Bananas and Plantains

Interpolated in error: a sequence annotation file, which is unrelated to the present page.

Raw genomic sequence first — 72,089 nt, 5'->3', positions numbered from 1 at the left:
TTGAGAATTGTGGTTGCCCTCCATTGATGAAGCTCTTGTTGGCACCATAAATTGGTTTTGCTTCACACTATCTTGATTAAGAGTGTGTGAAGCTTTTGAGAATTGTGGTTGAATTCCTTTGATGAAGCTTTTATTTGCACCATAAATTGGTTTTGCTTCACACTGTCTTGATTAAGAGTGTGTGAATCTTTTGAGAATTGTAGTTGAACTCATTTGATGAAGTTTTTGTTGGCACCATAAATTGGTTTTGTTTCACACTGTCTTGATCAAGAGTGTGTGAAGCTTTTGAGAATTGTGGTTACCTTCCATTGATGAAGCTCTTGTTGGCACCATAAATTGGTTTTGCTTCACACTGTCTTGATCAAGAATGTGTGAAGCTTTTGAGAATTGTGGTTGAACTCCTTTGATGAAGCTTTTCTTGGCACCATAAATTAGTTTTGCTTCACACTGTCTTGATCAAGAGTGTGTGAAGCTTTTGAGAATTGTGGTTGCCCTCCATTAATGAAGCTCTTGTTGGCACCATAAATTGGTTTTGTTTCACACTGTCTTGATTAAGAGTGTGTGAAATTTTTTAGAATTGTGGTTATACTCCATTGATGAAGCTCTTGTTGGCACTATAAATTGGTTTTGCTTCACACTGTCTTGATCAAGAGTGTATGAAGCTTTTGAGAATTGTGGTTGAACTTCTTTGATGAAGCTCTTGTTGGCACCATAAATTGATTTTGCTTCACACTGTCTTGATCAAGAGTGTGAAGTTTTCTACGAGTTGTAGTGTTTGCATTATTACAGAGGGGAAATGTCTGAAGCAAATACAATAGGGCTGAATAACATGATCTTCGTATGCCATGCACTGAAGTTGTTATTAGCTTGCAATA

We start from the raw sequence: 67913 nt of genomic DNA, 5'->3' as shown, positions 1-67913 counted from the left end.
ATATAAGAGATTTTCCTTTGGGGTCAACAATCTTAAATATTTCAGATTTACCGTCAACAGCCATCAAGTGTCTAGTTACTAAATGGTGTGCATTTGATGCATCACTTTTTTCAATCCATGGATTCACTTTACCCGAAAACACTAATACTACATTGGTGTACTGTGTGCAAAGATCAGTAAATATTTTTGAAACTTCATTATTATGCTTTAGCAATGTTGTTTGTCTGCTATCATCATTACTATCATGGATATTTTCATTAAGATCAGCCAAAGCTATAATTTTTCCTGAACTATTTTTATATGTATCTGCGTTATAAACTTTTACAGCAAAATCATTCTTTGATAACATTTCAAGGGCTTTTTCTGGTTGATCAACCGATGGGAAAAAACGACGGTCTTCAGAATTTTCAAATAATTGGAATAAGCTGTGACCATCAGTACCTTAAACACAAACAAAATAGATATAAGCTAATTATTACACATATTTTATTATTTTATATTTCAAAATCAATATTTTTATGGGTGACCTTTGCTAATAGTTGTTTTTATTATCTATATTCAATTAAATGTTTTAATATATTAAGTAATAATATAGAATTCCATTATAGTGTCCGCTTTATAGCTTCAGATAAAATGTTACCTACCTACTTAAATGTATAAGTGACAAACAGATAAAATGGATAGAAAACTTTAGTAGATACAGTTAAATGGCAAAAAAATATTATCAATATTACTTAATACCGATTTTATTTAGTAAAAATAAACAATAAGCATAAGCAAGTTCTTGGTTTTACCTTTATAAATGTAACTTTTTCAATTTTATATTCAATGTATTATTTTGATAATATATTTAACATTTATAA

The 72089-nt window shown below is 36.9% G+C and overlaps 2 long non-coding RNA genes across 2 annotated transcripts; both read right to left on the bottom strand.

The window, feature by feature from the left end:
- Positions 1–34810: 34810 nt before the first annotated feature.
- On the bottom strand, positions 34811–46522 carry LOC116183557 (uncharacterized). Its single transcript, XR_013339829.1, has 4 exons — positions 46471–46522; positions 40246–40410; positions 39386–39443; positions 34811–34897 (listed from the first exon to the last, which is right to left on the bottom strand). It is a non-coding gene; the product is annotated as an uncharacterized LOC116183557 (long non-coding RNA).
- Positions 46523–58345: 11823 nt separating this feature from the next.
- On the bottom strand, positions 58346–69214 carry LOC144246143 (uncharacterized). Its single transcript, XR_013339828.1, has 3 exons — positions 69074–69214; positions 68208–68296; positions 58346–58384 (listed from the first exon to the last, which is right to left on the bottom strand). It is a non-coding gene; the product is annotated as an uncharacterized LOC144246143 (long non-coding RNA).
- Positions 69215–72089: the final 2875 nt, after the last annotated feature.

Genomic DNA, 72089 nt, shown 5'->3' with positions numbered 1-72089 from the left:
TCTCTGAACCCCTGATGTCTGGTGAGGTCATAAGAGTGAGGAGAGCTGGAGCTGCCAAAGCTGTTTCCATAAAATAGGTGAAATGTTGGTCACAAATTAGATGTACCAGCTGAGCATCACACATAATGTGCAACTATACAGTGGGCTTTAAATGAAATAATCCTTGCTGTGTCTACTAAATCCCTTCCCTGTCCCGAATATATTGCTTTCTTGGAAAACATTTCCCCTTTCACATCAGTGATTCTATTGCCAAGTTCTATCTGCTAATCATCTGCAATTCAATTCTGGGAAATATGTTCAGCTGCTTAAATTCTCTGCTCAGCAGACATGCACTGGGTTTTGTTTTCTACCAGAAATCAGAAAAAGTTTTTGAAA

In a field of mature bananas, plants can be seen at all stages of vegetative growth and fruit maturity, providing a fascination for anyone who has an interest in growing crops. Banana farmers in the tropics can harvest fruit every day of the year. The absence of seasonality in production is an advantage, in that it provides a continuity of carbohydrate to meet dietary needs as well as a regular source of income, a feature that perhaps has been under-estimated by rural planners and agricultural strategists. The burgeoning interest in bananas in the last 20 years results from the belated realization that Musa is an under-exploited genus, notwithstanding the fact that one genetically narrow group, the Cavendish cultivars, supply a major export commodity second only to citrus in terms of the world fruit trade. International research interest in the diversity of fruit types has been slow to develop, presumably because bananas and plantains have hitherto been regarded as a reliable backyard source of dessert fruit or starch supplying the needs of the household, and in this situation relatively untroubled by pests, diseases or agronomic problems.